Stewart, Daniel K., 1925-
M.A. (Master of Arts)
Department of Journalism
Advertising--Study and teaching (Higher)--United States
It is the purpose of this thesis to analyze the state of advertising education programs at United States colleges and universities. More specifically, it assesses selected advertising curricula and the intellectual achievement of those who teach advertising exclusively. The methodology employed involves questionnaires sent to twenty universities with some of the largest undergraduate enrollments in advertising programs in departments/colleges/schools of advertising/journalism/communication and eleven colleges and universities that offer advertising programs under business disciplines. The data are used to compare the academic achievement of advertising educators and the course requirements for advertising majors in advertising, journalism, and marketing. Within journalistic disciplines, this study compares educators and curricula of the six autonomous departments of advertising with those of selected non-autonomous advertising sequences in departments/colleges/schools of journalism and/or communication. Comparisons made on the basis of the autonomy variable are restricted to the journalism schools, as no business schools were determined to have departments of advertising. Rather, all eleven offer advertising programs under their departments of marketing. Thus non-autonomous, or non-departmental, advertising programs in journalism are compared to their counterparts in marketing. The research shows that both advertising department faculty and marketing-advertising faculty generally hold higher academic degrees than journalism-advertising faculty. Departmental teachers and advertising faculty in marketing are of comparable academic quality. For the most part, departmental advertising programs require courses in all the functional areas of advertising. They average more advertising courses per program than either journalism- or business-based programs. Like the departmental programs, advertising programs in journalism tend to be consistent in their required advertising course content, although the journalism-based programs typically include more mandatory advertising electives. Among the three types of advertising programs, those in business require the most marketing courses as well as the fewest in both advertising and journalism. Besides these differences in curricular emphasis, marketing-advertising programs include highly varied arrangements of advertising courses, following no discernible pattern as displayed by the other two types of programs. These observations point to the conclusion that the academic division under which advertising is taught is significant in that it determines the character and content of the curriculum.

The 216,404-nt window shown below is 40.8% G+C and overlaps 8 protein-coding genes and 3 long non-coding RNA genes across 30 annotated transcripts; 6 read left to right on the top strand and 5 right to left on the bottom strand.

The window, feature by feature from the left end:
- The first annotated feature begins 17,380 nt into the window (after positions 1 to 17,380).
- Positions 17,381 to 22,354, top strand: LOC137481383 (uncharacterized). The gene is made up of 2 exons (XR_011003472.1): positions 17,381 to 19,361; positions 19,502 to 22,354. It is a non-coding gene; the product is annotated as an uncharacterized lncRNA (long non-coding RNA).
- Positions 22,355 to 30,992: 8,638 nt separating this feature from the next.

Rundo, Sharon M., "A comparative analysis of intellectual achievement of advertising educators and course requirements of selected advertising education programs in business and journalistic disciplines" (1988). Graduate Research Theses & Dissertations. 90.
vi, 85 pages
Northern Illinois University
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